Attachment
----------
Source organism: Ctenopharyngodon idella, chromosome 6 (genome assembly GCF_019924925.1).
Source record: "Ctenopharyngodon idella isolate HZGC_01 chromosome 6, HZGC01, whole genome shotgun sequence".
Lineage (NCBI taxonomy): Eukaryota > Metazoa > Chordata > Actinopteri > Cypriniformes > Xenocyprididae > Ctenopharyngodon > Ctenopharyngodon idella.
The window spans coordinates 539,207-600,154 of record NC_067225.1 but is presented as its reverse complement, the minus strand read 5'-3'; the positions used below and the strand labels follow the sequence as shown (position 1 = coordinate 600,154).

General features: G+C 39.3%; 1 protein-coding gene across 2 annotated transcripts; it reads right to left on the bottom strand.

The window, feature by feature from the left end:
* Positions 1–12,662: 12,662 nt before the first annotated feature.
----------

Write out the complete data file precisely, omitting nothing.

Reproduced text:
Source organism: Ctenopharyngodon idella, chromosome 6 (genome assembly GCF_019924925.1).
Source record: "Ctenopharyngodon idella isolate HZGC_01 chromosome 6, HZGC01, whole genome shotgun sequence".
Lineage (NCBI taxonomy): Eukaryota > Metazoa > Chordata > Actinopteri > Cypriniformes > Xenocyprididae > Ctenopharyngodon > Ctenopharyngodon idella.
The window spans coordinates 539,207-600,154 of record NC_067225.1 but is presented as its reverse complement, the minus strand read 5'-3'; the positions used below and the strand labels follow the sequence as shown (position 1 = coordinate 600,154).

General features: G+C 39.3%; 1 protein-coding gene across 2 annotated transcripts; it reads right to left on the bottom strand.

The window, feature by feature from the left end:
* Positions 1–12,662: 12,662 nt before the first annotated feature.